As the COVID-19 pandemic continues to affect our lives in different ways, it has led to innovative changes in education and training. ENT Masterclass® held the first 3D-printed ‘cadaver head’ dissection course in the UK, an amazing experience for delegates and faculty alike. This two-day course consisted of rhinology/facial plastics on day one, with Prof Anshul Sama leading an eminent faculty of Shaz Ahmed, Ullas Raghavan, Asad Qayyum and Aman Khanna. As it was a face-to-face event, strict COVID hygiene rules were implemented. There were 12 fully-equipped work stations (microscopes, drills, endoscopes middle ear prosthesis etc). Each delegate had a ‘head’ to themselves with surgical equipment to undertake septorhinoplasty and complex endoscopic sinus and middle ear surgery.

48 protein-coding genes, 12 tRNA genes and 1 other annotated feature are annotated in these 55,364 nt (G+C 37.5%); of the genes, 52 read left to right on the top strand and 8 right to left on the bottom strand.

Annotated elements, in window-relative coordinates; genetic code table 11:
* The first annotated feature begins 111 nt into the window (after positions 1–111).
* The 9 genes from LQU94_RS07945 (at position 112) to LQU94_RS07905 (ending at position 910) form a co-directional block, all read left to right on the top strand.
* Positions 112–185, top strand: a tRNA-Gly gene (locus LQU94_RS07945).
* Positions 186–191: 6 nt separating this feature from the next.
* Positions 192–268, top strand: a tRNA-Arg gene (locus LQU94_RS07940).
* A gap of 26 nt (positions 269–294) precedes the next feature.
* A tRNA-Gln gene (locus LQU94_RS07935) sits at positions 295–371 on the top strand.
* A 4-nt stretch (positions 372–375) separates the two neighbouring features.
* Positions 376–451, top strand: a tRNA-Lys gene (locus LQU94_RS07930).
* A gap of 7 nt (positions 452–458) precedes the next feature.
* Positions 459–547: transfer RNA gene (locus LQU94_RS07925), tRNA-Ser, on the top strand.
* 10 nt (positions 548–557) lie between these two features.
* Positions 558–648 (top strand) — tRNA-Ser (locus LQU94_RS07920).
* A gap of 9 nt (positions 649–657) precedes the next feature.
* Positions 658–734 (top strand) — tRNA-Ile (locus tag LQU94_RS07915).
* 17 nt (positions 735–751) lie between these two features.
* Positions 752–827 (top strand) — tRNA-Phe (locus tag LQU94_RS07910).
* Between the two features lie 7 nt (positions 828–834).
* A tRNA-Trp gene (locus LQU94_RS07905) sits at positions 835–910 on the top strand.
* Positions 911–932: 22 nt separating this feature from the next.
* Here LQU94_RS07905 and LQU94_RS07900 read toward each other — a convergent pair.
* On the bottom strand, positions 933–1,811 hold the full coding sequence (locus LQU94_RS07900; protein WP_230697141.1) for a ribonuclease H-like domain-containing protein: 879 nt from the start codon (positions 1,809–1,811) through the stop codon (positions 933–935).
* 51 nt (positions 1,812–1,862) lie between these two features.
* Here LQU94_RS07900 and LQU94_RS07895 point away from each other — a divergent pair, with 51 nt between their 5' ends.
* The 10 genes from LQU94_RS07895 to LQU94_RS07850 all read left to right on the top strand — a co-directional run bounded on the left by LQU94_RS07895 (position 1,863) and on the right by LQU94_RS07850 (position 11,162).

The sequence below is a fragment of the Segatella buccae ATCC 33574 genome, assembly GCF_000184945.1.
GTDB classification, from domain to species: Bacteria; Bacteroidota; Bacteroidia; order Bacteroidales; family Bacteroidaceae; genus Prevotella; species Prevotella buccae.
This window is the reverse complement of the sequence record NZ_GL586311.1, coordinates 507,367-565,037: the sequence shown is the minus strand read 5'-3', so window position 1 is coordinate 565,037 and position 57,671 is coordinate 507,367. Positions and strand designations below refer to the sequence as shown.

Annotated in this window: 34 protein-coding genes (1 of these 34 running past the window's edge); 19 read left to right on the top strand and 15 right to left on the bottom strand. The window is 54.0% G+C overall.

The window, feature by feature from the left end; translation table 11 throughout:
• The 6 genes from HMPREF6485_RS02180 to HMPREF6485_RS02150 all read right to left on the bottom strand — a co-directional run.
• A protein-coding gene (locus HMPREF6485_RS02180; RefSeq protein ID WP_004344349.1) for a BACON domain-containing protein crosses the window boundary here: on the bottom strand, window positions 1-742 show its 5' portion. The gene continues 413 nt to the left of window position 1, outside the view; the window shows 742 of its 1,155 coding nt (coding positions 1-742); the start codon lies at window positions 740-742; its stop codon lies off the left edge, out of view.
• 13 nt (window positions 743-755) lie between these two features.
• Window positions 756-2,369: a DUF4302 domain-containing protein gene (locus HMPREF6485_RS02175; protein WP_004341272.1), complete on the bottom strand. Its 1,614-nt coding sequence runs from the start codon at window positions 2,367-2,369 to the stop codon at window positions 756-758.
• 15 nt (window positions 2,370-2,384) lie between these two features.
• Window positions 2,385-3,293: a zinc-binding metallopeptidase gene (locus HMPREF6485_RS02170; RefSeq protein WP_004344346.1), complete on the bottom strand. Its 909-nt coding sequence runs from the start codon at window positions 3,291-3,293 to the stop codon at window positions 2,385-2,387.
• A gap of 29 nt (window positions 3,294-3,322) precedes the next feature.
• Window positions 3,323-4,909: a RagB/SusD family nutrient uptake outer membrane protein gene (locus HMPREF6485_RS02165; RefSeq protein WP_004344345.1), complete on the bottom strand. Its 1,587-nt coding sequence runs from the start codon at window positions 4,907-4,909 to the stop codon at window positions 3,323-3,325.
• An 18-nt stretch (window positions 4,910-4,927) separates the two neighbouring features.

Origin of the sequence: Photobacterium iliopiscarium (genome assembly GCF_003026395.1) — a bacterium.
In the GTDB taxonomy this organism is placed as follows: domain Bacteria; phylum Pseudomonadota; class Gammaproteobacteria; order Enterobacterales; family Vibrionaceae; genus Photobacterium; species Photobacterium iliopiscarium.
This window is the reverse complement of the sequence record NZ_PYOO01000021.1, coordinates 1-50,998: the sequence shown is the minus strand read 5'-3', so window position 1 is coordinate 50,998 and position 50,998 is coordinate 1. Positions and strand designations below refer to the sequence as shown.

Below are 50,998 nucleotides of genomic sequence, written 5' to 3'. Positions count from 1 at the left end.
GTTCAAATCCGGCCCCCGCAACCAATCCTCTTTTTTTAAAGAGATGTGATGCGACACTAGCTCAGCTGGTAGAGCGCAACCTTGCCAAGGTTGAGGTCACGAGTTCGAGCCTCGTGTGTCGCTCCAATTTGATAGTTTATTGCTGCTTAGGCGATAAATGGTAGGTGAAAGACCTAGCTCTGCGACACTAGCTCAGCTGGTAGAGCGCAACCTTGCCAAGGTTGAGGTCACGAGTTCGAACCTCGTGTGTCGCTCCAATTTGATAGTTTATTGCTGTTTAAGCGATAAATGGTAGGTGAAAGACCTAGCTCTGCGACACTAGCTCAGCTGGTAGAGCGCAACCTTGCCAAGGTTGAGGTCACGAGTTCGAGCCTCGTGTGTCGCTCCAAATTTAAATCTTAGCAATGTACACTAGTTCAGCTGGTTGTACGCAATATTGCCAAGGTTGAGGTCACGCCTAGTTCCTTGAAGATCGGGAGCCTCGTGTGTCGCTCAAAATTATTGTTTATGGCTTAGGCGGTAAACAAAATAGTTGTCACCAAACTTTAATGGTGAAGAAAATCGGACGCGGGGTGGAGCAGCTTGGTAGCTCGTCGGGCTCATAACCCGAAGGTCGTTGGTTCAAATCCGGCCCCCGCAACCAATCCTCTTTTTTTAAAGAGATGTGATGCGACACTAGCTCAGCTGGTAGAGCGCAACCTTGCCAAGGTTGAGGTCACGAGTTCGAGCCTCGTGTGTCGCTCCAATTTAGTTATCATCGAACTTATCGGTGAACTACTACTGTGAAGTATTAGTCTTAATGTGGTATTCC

Prof Shahed Quraishi, welcomes delegates to the first 3D-printed ‘cadaver head’ dissection course in the UK.
The faculty-to-delegate ratio was 1:2 which greatly helped in navigating the trainees through various surgical modules. Day two was otology and the faculty team was led by Emma Stapleton along with Glen Watson, Jay Dugar, Mansoor Sharifi and Asad Qayyum. The delegates were trainees from ST1-ST6, and otological procedures, from myringoplasty and stapedotomy to mastoidectomy, were performed on ‘in situ’ temporal bones. It was as close as you could get to the real thing, without blood! Most trainees also managed to skeletonise the facial nerve. The trainees were grateful to Medtronic, Storz and DP Medical who supported ENT Masterclass® in keeping this course free: otherwise, it would have cost over £3500 per delegate for the consumables used. A great opportunity to get some ‘hands-on’ training with dwindling elective surgery and scarce dissection courses during the pandemic. At the end of the two-day event, Prof Quraishi, Director of ENT Masterclass®, thanked the faculty and sponsors and announced that the next free dissection course would be held in December 2021 for ST3-ST8 trainees.
Prof Anshul Sama demonstrating the surgical access to the frontal sinus.
Report by Fazliddin Muradov, Lewisham Hospital, London, UK.